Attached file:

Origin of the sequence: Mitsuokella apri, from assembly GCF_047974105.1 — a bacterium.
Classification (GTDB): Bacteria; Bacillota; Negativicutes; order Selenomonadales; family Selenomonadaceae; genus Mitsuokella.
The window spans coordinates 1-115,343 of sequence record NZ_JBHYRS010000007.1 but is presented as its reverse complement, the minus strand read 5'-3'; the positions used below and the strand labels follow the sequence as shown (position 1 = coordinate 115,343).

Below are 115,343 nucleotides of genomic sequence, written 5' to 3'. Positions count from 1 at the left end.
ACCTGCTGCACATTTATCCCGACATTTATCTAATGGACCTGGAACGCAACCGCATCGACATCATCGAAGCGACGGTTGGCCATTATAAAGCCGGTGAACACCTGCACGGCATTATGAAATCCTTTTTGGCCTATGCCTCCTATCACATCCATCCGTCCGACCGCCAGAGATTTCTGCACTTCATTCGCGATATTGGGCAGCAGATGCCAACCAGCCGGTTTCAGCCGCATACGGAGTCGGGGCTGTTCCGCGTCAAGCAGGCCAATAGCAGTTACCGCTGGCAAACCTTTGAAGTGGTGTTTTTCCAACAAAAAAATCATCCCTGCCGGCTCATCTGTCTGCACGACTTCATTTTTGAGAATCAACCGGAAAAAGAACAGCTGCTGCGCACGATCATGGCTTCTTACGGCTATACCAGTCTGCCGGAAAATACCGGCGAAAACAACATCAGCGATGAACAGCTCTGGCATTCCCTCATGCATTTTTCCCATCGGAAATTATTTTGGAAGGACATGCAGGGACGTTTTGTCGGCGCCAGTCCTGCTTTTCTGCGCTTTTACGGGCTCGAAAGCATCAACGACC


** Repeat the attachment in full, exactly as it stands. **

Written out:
Origin of the sequence: Mitsuokella apri, from assembly GCF_047974105.1 — a bacterium.
Classification (GTDB): Bacteria; Bacillota; Negativicutes; order Selenomonadales; family Selenomonadaceae; genus Mitsuokella.
The window spans coordinates 1-115,343 of sequence record NZ_JBHYRS010000007.1 but is presented as its reverse complement, the minus strand read 5'-3'; the positions used below and the strand labels follow the sequence as shown (position 1 = coordinate 115,343).

Below are 115,343 nucleotides of genomic sequence, written 5' to 3'. Positions count from 1 at the left end.
ACCTGCTGCACATTTATCCCGACATTTATCTAATGGACCTGGAACGCAACCGCATCGACATCATCGAAGCGACGGTTGGCCATTATAAAGCCGGTGAACACCTGCACGGCATTATGAAATCCTTTTTGGCCTATGCCTCCTATCACATCCATCCGTCCGACCGCCAGAGATTTCTGCACTTCATTCGCGATATTGGGCAGCAGATGCCAACCAGCCGGTTTCAGCCGCATACGGAGTCGGGGCTGTTCCGCGTCAAGCAGGCCAATAGCAGTTACCGCTGGCAAACCTTTGAAGTGGTGTTTTTCCAACAAAAAAATCATCCCTGCCGGCTCATCTGTCTGCACGACTTCATTTTTGAGAATCAACCGGAAAAAGAACAGCTGCTGCGCACGATCATGGCTTCTTACGGCTATACCAGTCTGCCGGAAAATACCGGCGAAAACAACATCAGCGATGAACAGCTCTGGCATTCCCTCATGCATTTTTCCCATCGGAAATTATTTTGGAAGGACATGCAGGGACGTTTTGTCGGCGCCAGTCCTGCTTTTCTGCGCTTTTACGGGCTCGAAAGCATCAACGACC